Hello and welcome back to part 2 of this overview of the art pipeline. Today, our 3D artist will show you the ropes regarding the modelling phase
Matija Varga: The first thing I do when I receive concept art from our artist is determine scale of individual parts on ship. In case I don’t get any 3D concept I’ll usually make my own. This is an important thing to do if you want to get a bigger picture of what you are doing in the beginning. On concept art all parts of ship look well scaled, but when you start modelling those parts they sometimes wont fit with each other and you will need to waste a lot of time on figuring out / remodelling assets. After the 3D concept is set up, I decide what part of ship I want to start to model first. Sometimes I start from nose, other times from engine.. but I can also start with an antenna It keeps the job more interesting because I am not repeating the same steps over and over again for each and every model. If it looks good and has more sense, I won’t make some part of ship identical to the one on the concept art. For example, the engine’s position may look good on concept art, but when you put the model in the players perspective it doesn’t look or feel good. That commonly results in either repositioning or remodelling. Also noteworthy is the fact that the bottom part of ships on concept art is usually not visible. I have the largest amount of creative freedom on that part of ship – I just need to model some things on my own which make sense with the other parts of the ship that are shown on the concept. When a 3D model is done its time for texturing and we are using mostly tileable textures because we can share those textures between ships. Also, for ships that are really huge with a lot of detail we would need a lot of high resolution textures for even a single one. Smaller textures are 512×512 and the largest is 1024×1024. I usually use around 3 to 4 small textures and one large decals-texture for the ship. I can also combine one large texture with few smaller ones.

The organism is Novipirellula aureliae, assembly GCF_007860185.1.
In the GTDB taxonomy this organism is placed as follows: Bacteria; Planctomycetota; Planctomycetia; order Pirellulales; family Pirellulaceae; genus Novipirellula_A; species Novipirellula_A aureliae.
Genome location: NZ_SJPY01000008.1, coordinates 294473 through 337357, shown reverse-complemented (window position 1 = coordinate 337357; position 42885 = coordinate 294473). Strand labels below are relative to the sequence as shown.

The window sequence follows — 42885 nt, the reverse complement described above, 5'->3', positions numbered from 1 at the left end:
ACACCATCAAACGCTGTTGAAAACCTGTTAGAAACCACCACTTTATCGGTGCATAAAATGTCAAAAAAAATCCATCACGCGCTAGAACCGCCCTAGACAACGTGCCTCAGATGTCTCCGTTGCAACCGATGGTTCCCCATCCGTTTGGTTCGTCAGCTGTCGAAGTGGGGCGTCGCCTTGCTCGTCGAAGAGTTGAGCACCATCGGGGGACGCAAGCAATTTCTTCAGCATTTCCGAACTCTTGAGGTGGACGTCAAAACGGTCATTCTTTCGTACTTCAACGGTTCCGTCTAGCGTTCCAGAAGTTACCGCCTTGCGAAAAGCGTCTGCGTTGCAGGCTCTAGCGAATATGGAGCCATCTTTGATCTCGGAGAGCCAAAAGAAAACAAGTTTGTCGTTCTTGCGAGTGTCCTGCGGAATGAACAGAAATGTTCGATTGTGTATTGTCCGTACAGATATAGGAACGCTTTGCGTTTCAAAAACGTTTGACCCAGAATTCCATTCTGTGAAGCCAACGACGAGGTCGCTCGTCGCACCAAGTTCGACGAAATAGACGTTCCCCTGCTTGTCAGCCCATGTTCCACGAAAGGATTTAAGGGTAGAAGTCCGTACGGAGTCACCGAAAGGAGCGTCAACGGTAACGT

At the end, when all the base textures and the detail texture are applied, I start copying polygons and applying decals on them. Decals have a really big impact on the look and feel of a finished model; they highlight individual parts of the model which results in an amazing balance of visuals. The only thing left now is to split the model into its material groups and import it into our game engine. Our shaders make the 3D model come to life; the lighting and shadows, the ambient and tone mapping are all really amazing. For example, what looks like a simple orange colored surface in the 3D software I’m using ends up looking like real-life metal in our game engine, with all its shininess, reflections, etc…
Additional technical work on the model (collision mesh, shield mesh, derelict, engines, level of detail models – another 3 or 4 models of the original model, but each with fewer polygons) is, in our case, done by hand! After I’m finished I pass the model to our particle artist who then puts lamps, engines, additional ship effects like rotating parts etc. – which also give more life to model.
Check out our blog in a few days and we’ll take a look at how the final part of the Art pipeline works in more detail